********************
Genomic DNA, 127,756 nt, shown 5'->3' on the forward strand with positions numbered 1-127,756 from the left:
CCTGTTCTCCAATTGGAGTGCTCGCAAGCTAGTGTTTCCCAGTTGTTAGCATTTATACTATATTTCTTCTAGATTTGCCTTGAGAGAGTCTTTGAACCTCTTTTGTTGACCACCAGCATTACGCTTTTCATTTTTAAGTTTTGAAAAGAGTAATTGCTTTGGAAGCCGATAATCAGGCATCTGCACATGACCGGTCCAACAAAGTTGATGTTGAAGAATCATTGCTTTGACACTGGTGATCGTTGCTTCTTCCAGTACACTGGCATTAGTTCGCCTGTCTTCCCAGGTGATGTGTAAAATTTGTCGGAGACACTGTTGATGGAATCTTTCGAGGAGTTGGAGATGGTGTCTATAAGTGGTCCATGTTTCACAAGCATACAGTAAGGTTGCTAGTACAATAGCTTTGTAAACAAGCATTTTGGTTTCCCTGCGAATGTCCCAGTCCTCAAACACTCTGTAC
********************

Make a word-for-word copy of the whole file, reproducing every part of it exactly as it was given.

Genomic DNA, 127,756 nt, shown 5'->3' on the forward strand with positions numbered 1-127,756 from the left:
CCTGTTCTCCAATTGGAGTGCTCGCAAGCTAGTGTTTCCCAGTTGTTAGCATTTATACTATATTTCTTCTAGATTTGCCTTGAGAGAGTCTTTGAACCTCTTTTGTTGACCACCAGCATTACGCTTTTCATTTTTAAGTTTTGAAAAGAGTAATTGCTTTGGAAGCCGATAATCAGGCATCTGCACATGACCGGTCCAACAAAGTTGATGTTGAAGAATCATTGCTTTGACACTGGTGATCGTTGCTTCTTCCAGTACACTGGCATTAGTTCGCCTGTCTTCCCAGGTGATGTGTAAAATTTGTCGGAGACACTGTTGATGGAATCTTTCGAGGAGTTGGAGATGGTGTCTATAAGTGGTCCATGTTTCACAAGCATACAGTAAGGTTGCTAGTACAATAGCTTTGTAAACAAGCATTTTGGTTTCCCTGCGAATGTCCCAGTCCTCAAACACTCTGTAC